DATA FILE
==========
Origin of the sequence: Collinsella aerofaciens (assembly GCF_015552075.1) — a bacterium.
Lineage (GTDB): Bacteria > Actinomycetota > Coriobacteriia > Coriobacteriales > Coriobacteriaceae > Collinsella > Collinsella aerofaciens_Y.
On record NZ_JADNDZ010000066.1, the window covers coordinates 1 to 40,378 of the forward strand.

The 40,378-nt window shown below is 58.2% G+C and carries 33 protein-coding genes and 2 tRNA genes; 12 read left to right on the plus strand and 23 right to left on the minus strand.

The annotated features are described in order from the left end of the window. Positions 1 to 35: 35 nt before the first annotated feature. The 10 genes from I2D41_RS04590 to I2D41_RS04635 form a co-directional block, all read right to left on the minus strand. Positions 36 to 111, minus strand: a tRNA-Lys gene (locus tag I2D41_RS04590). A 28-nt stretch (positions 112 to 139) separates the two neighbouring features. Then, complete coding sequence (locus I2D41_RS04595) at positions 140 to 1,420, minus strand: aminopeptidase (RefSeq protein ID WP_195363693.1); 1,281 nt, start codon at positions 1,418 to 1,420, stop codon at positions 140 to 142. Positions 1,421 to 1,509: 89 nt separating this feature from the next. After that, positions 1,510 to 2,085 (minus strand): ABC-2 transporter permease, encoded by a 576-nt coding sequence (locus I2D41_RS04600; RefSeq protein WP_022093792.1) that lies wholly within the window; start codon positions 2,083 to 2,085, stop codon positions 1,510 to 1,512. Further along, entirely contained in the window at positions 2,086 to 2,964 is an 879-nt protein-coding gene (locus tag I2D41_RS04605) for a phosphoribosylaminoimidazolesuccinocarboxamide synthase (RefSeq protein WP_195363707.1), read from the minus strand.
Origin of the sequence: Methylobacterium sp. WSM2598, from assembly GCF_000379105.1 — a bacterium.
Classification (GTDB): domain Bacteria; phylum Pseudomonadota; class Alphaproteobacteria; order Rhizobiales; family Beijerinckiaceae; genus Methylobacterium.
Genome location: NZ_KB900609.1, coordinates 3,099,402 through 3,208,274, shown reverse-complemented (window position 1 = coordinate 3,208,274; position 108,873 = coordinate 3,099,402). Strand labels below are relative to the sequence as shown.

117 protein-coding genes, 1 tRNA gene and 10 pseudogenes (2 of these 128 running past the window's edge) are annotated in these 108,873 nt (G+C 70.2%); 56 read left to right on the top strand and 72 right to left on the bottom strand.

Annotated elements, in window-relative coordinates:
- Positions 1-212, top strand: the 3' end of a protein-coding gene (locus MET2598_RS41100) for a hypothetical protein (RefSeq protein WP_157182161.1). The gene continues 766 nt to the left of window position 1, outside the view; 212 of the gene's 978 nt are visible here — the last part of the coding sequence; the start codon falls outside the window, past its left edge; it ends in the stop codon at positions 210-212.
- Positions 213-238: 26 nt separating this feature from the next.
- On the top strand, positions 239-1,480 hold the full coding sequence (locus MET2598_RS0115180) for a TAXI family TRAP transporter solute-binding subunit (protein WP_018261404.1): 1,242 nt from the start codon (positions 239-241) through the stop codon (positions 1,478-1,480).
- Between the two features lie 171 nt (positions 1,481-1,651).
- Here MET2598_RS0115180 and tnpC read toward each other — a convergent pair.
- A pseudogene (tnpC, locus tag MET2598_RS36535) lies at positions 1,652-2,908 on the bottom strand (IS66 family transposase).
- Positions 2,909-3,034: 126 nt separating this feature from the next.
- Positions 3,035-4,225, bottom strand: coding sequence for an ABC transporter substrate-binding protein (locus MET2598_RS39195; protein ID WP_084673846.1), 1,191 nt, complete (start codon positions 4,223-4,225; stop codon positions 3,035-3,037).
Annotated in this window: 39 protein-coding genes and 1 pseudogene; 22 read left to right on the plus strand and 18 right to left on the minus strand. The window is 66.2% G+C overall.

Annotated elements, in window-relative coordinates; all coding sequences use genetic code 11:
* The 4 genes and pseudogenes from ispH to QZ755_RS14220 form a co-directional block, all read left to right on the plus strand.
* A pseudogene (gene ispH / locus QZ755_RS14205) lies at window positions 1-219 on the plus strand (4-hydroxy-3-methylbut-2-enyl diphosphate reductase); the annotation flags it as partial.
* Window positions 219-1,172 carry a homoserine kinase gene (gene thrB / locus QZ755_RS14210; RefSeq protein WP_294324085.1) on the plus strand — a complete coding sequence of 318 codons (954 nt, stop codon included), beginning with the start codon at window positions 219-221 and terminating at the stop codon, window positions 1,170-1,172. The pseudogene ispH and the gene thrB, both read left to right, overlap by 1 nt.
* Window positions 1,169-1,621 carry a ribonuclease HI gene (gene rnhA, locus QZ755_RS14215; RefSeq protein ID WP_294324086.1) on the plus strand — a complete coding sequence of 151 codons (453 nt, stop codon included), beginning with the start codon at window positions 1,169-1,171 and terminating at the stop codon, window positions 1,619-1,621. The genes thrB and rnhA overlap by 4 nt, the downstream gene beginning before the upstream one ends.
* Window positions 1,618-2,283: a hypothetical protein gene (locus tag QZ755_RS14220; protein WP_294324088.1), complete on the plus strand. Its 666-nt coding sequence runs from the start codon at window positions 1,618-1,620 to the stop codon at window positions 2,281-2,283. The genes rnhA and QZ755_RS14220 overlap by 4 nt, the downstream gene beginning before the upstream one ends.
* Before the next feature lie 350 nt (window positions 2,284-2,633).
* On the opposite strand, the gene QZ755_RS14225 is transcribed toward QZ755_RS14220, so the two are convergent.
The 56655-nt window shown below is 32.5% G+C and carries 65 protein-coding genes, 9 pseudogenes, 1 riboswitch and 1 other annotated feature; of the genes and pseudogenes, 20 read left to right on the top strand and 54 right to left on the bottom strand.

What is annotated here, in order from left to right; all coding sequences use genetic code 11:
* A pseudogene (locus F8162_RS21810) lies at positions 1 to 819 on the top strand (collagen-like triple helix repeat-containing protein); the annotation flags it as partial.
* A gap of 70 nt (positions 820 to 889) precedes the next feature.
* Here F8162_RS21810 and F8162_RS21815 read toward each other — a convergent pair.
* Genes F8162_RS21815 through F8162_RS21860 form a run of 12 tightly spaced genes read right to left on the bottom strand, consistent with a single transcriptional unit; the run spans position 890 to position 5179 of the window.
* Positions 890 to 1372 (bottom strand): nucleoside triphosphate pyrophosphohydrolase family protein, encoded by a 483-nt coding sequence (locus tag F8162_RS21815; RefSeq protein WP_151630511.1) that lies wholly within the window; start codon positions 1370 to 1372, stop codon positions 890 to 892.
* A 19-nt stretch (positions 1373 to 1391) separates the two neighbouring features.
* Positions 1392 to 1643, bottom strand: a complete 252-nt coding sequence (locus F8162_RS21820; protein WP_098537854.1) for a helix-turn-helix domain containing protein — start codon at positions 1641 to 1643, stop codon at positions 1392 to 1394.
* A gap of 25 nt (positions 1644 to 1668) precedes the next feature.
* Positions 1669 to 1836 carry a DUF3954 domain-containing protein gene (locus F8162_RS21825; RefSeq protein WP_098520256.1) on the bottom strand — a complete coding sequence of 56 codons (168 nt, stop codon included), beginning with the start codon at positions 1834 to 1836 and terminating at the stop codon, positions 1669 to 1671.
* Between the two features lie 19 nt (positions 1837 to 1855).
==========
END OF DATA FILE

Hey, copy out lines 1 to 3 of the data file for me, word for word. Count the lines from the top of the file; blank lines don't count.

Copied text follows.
Origin of the sequence: Collinsella aerofaciens (assembly GCF_015552075.1) — a bacterium.
Lineage (GTDB): Bacteria > Actinomycetota > Coriobacteriia > Coriobacteriales > Coriobacteriaceae > Collinsella > Collinsella aerofaciens_Y.
On record NZ_JADNDZ010000066.1, the window covers coordinates 1 to 40,378 of the forward strand.